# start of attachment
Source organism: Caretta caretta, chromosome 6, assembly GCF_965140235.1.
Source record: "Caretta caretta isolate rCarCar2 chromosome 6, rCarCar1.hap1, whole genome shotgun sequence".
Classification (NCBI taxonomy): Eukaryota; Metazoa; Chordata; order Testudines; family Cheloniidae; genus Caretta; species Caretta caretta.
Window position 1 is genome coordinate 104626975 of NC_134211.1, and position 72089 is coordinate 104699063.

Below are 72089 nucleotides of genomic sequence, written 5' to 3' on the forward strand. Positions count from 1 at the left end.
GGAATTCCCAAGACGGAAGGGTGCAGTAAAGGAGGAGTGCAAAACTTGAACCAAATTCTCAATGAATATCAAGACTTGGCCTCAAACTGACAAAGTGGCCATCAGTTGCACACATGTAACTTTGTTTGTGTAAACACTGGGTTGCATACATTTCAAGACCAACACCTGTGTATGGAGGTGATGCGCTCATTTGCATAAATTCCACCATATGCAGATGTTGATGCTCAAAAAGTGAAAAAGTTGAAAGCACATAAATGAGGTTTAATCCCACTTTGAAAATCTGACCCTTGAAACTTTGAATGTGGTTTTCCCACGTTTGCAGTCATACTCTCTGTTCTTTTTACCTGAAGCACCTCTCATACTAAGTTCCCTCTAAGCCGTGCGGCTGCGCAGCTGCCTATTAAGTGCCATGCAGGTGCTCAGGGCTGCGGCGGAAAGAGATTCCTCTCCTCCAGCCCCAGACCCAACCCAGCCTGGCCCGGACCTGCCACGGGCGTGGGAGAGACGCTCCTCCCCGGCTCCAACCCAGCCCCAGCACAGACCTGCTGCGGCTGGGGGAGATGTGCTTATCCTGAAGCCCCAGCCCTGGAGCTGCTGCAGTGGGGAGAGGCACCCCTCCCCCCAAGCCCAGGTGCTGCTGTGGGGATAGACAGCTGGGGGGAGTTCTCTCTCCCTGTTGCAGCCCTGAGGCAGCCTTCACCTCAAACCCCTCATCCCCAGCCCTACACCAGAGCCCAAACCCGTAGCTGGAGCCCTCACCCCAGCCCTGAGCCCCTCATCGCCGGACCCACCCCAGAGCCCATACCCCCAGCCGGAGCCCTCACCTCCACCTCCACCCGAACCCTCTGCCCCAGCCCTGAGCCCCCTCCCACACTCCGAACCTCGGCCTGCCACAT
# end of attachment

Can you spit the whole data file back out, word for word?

Source organism: Caretta caretta, chromosome 6, assembly GCF_965140235.1.
Source record: "Caretta caretta isolate rCarCar2 chromosome 6, rCarCar1.hap1, whole genome shotgun sequence".
Classification (NCBI taxonomy): Eukaryota; Metazoa; Chordata; order Testudines; family Cheloniidae; genus Caretta; species Caretta caretta.
Window position 1 is genome coordinate 104626975 of NC_134211.1, and position 72089 is coordinate 104699063.

Below are 72089 nucleotides of genomic sequence, written 5' to 3' on the forward strand. Positions count from 1 at the left end.
GGAATTCCCAAGACGGAAGGGTGCAGTAAAGGAGGAGTGCAAAACTTGAACCAAATTCTCAATGAATATCAAGACTTGGCCTCAAACTGACAAAGTGGCCATCAGTTGCACACATGTAACTTTGTTTGTGTAAACACTGGGTTGCATACATTTCAAGACCAACACCTGTGTATGGAGGTGATGCGCTCATTTGCATAAATTCCACCATATGCAGATGTTGATGCTCAAAAAGTGAAAAAGTTGAAAGCACATAAATGAGGTTTAATCCCACTTTGAAAATCTGACCCTTGAAACTTTGAATGTGGTTTTCCCACGTTTGCAGTCATACTCTCTGTTCTTTTTACCTGAAGCACCTCTCATACTAAGTTCCCTCTAAGCCGTGCGGCTGCGCAGCTGCCTATTAAGTGCCATGCAGGTGCTCAGGGCTGCGGCGGAAAGAGATTCCTCTCCTCCAGCCCCAGACCCAACCCAGCCTGGCCCGGACCTGCCACGGGCGTGGGAGAGACGCTCCTCCCCGGCTCCAACCCAGCCCCAGCACAGACCTGCTGCGGCTGGGGGAGATGTGCTTATCCTGAAGCCCCAGCCCTGGAGCTGCTGCAGTGGGGAGAGGCACCCCTCCCCCCAAGCCCAGGTGCTGCTGTGGGGATAGACAGCTGGGGGGAGTTCTCTCTCCCTGTTGCAGCCCTGAGGCAGCCTTCACCTCAAACCCCTCATCCCCAGCCCTACACCAGAGCCCAAACCCGTAGCTGGAGCCCTCACCCCAGCCCTGAGCCCCTCATCGCCGGACCCACCCCAGAGCCCATACCCCCAGCCGGAGCCCTCACCTCCACCTCCACCCGAACCCTCTGCCCCAGCCCTGAGCCCCCTCCCACACTCCGAACCTCGGCCTGCCACAT